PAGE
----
Tag Archive | "singapore traffic jam"

Traffic jams are a security threat

Traffic jams are a security threat

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by Landon Lim

MINDEF has it all wrong. The biggest terrorist threat will not be a from a mysterious Chinese man carrying a black bag into the MRT station. The biggest threat, will emerge from a terrorist blowing himself to bits along the PIE during the rush hour jam, while everyone’s stuck in their car swearing at the ERP. And the best thing about it? The Bomb Disposal unit will be stuck in the jam too, rendering all of us well and truly screwed.

There are definitely too many cars in Singapore and I believe it is because the COE is too cheap. At a price of about $91,000, what are the opportunity costs? Maybe a few Hermes bags or a few holidays to Europe?  Due to ridiculous inflation, the value of $91,000 is slowly becoming negligible.

The constant traffic jams could also be due to traffic accidents (some caused by pedestrians). In a surveying of traffic accidents across the island done by yours truly, it has been noted that an enormous number of cars slow down upon reaching an accident site to take down the car plate number to buy 4D.

I urge MINDEF and the ministry of home affairs to take concrete steps to stop this emerging terrorist threat.

Firstly, to reduce the number of cars of the road, I suggest pegging the price of a COE to the price of a 4-room HDB flat. This way people would rather buy a flat, which they cannot afford anyway.

Also, with the current dirt cheap COE prices causing traffic jams, the MRT being invaded by foreigners, our god of transport thinking that he can miraculously stop the MRT breakdowns by appearing in it and buses going on a rampage, bicycles appear to be the only logical way out. But to prevent future traffic jams due to the numerous bicycles on the road, the government should seriously think about slapping a COE on them as well.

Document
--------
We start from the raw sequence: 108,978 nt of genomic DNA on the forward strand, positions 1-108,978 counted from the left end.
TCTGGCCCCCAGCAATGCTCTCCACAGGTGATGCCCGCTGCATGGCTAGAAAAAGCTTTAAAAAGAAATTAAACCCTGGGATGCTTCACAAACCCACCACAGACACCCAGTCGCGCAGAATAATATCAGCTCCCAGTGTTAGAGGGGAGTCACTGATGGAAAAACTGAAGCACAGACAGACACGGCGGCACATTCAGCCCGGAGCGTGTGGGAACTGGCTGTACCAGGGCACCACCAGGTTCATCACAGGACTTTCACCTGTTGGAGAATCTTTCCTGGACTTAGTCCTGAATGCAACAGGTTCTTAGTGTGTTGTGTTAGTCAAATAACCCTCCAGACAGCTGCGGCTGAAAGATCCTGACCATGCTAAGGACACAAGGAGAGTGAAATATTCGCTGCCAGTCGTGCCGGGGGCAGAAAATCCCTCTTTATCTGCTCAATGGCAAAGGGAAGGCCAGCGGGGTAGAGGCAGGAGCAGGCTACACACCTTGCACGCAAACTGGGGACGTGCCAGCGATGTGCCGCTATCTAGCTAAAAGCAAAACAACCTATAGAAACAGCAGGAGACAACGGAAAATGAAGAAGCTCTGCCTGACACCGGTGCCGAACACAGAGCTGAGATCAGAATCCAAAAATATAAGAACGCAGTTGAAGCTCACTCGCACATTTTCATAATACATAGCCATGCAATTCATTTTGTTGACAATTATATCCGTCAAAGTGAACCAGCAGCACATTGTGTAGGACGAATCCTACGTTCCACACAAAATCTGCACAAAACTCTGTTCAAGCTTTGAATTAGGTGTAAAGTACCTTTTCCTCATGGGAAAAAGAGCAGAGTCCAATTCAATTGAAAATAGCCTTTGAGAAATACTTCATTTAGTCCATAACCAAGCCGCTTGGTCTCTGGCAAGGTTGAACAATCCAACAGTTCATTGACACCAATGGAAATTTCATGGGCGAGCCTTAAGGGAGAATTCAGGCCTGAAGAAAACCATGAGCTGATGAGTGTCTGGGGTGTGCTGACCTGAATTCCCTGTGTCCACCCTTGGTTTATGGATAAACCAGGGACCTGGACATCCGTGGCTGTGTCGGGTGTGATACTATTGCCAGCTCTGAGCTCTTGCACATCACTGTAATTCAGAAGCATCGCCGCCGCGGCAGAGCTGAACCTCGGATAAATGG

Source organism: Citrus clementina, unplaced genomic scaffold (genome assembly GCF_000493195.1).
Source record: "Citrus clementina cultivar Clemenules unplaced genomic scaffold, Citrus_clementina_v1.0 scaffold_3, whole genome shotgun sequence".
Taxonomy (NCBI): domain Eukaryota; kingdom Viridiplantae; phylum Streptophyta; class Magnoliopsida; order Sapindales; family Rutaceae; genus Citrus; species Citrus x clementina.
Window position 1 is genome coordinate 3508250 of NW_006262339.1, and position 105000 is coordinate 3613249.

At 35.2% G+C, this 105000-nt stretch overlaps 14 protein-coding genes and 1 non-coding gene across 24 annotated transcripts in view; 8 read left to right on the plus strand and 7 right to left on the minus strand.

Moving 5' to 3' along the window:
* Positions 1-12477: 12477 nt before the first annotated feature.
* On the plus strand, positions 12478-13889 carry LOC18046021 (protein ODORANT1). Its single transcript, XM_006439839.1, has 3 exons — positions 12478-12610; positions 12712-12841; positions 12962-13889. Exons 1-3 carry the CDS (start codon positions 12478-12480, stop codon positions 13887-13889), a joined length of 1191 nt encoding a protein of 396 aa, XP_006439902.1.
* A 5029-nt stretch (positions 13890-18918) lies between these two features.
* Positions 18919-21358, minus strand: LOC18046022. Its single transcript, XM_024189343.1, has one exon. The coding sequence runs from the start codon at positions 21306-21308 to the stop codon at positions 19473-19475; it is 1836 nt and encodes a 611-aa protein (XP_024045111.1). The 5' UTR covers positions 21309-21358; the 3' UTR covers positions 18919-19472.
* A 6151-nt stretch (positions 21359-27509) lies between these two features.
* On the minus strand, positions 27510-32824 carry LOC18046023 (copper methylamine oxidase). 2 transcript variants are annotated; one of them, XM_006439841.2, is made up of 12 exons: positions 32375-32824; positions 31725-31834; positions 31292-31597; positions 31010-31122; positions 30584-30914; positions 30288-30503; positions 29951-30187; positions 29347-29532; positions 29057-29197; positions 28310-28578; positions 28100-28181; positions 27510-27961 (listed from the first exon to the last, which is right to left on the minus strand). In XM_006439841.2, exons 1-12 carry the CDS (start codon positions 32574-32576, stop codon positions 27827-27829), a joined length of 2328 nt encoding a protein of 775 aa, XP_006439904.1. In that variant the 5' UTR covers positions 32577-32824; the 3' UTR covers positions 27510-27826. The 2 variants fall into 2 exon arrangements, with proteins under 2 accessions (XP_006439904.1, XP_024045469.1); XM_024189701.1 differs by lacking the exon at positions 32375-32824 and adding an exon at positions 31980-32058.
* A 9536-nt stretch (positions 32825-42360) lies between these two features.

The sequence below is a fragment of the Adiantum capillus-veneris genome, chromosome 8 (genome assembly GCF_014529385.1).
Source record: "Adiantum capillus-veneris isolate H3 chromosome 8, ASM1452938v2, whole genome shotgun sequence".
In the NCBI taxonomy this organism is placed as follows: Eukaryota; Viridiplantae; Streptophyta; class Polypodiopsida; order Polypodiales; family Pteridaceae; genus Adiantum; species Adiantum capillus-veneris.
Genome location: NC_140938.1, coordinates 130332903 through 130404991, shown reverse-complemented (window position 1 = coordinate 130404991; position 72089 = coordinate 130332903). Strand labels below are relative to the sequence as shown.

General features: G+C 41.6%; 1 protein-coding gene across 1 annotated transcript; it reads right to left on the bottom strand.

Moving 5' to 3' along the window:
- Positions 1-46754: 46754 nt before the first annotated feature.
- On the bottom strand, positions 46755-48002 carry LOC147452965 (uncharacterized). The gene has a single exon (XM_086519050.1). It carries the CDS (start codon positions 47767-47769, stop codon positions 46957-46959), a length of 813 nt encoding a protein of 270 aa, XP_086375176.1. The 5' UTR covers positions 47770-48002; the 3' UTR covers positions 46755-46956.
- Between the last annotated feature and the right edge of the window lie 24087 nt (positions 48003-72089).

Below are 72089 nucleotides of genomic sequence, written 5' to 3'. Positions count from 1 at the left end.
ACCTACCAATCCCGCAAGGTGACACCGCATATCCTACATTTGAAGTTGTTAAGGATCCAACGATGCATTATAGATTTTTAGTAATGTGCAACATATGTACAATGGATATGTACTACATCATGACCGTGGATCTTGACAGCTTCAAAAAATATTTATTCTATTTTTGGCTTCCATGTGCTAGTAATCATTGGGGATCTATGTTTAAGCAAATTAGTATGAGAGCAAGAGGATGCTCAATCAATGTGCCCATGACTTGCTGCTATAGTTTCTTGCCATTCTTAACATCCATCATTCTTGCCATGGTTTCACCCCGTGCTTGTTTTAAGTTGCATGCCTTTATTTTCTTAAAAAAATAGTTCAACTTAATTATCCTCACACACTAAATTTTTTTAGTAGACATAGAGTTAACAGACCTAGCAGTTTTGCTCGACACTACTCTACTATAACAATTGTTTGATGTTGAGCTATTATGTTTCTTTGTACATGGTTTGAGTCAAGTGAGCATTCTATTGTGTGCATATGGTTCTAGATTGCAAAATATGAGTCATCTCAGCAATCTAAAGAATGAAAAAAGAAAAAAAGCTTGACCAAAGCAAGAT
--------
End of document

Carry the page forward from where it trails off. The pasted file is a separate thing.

Secondly, to prevent everyone from slowing down to take down accident car plate numbers, the traffic police should provide a service by taking a photo of the car plate and uploading it onto their Facebook page immediately.

Thirdly — my favourite solution to mitigate this situation. We could begin out working day from 11am, which is the time I reach work due to the jam anyway. At the same time, in order to reach home in time for dinner, and to achieve a work life balance to improve the declining birth rate, I propose that we finish work at 4pm.

In line with the government’s policy of total defence, these solutions deter terrorists from taking advantage of the nation’s vulnerability during traffic jams, and will also promote our civil defence sector by more time for baby-making. It also promotes economic redistribution by ensuring that more people have access to crucial information that could affect their chances at the lottery.

On a separate note, I would like to start an investment fund investing in COEs, as it has generated 600% returns over the past 6 years. This is the only real way to beat the 50% inflation rates that will be the norm of the future. Do contact me if you are interested.